When you launch a game, you press the power button on the headset’s cable and the built-in monitors in the gear turn on; your TV screen flips to the goggles’ view, as well. (This is handy, so that friends can at least groove a little bit on the action you’re enjoying inside the goggles.) Then it’s simply a matter of using the PS4 controller or the Move controllers to navigate your way into the gameplay. Turning off is, similarly, a breeze; whereas PC games often have complex, multi-step shutdown processes, you can just turn off the PlayStation manually. This is how it should be.
It will be nice, of course, to see how quickly the systems catch up to true high-def gameplay. One year? Five years?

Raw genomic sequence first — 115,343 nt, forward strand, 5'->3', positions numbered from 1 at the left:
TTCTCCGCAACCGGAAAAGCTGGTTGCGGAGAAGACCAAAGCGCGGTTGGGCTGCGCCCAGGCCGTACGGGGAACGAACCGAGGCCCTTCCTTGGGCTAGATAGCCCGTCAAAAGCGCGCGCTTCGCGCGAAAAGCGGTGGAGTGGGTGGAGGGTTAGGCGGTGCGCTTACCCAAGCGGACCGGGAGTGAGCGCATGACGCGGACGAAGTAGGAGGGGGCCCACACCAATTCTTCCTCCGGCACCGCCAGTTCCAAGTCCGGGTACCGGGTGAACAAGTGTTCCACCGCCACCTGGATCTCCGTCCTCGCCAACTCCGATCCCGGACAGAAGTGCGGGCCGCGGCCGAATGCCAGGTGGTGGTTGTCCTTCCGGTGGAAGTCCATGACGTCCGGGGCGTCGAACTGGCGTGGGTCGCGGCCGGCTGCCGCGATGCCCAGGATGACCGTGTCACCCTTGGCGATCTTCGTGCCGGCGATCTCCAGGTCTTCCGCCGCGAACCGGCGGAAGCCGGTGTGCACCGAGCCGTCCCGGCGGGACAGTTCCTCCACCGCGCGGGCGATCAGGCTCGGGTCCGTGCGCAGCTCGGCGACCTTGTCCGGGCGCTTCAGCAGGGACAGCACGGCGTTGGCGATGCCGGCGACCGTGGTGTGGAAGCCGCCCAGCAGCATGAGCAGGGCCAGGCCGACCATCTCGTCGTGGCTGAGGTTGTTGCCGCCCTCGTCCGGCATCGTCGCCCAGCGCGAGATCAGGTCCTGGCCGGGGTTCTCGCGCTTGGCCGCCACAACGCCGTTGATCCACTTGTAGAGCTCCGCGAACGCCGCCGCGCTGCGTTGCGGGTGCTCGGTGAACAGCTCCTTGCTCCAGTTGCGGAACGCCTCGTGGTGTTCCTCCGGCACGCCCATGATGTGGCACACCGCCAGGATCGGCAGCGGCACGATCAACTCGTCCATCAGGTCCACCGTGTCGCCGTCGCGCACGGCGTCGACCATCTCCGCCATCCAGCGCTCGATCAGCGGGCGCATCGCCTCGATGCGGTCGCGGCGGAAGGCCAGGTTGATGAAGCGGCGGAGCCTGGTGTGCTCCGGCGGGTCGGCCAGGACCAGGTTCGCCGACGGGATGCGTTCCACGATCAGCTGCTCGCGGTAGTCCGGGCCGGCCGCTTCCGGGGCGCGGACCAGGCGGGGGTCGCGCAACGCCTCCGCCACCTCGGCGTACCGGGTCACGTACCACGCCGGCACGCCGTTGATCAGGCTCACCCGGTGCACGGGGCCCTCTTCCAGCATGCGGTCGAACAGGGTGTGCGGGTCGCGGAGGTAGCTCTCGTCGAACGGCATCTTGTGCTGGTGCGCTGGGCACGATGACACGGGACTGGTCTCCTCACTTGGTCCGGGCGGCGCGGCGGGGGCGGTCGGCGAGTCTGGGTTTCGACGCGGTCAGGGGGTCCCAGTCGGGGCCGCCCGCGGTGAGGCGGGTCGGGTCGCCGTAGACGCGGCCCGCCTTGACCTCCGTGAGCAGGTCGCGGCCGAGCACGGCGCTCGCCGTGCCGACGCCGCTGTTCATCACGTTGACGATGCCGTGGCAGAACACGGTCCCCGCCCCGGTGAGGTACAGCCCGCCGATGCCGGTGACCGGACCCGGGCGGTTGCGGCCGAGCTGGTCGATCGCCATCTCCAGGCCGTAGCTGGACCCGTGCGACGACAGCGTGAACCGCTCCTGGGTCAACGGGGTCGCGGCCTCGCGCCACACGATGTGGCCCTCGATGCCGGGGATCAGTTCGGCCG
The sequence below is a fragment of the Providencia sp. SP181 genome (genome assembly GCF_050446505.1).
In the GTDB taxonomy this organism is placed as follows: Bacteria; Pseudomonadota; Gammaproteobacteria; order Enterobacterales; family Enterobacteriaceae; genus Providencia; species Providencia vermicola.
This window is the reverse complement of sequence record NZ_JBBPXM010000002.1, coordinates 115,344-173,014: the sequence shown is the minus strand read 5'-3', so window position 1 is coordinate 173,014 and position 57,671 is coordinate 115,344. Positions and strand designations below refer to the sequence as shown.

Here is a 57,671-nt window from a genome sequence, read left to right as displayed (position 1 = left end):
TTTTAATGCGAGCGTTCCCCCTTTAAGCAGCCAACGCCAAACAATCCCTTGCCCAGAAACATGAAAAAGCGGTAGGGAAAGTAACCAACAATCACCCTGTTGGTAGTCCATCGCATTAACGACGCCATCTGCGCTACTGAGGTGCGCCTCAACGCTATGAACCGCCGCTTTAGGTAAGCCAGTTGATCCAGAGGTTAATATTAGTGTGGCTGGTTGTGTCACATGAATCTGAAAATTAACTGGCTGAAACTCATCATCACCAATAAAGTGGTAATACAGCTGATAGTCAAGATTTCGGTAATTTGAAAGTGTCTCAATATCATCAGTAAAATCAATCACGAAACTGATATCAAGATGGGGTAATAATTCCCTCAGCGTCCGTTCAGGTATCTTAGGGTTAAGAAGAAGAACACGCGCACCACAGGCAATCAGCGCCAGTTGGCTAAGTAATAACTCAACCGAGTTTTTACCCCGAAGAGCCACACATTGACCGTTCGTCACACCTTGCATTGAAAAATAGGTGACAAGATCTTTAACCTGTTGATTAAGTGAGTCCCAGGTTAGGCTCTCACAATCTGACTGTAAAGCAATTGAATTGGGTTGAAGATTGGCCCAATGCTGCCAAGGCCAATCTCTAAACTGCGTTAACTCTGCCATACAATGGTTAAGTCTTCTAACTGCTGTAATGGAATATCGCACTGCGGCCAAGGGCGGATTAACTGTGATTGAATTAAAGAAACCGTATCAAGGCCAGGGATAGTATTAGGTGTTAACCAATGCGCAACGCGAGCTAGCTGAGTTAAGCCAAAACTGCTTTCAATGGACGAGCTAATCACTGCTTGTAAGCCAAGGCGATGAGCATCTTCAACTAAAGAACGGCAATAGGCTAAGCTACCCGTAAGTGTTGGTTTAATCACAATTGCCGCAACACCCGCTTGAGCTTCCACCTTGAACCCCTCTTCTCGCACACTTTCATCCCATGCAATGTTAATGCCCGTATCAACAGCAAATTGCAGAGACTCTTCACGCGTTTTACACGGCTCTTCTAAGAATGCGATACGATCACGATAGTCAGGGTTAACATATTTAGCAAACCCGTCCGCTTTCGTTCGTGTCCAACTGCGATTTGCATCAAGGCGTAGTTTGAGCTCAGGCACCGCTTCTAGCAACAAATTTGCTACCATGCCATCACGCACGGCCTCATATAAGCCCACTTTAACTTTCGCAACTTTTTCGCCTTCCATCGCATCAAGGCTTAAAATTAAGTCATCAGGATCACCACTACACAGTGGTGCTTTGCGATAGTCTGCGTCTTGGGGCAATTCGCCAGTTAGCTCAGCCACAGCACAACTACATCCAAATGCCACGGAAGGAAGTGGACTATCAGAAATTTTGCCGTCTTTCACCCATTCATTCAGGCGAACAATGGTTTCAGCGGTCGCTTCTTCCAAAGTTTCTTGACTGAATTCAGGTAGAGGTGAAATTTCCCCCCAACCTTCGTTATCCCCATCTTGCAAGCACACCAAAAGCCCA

The headset doesn’t have quite the same processing power or resolution as the other units, but the games are tailored to match those capabilities, whether through lower overall resolution demands or through deliberately old-school, blocky designs, a la the revival of ancient 8-bit game design. (Job Simulator takes this route.) That, however, makes the games run more smoothly, and the immersion experience tends to make those shortcomings invisible. So while they might feel, in a way, several steps backward from current high-def games you’d play on your flat-screen, you hardly notice it. It will be nice, of course, to see how quickly the systems catch up to true high-def gameplay. One year? Five years?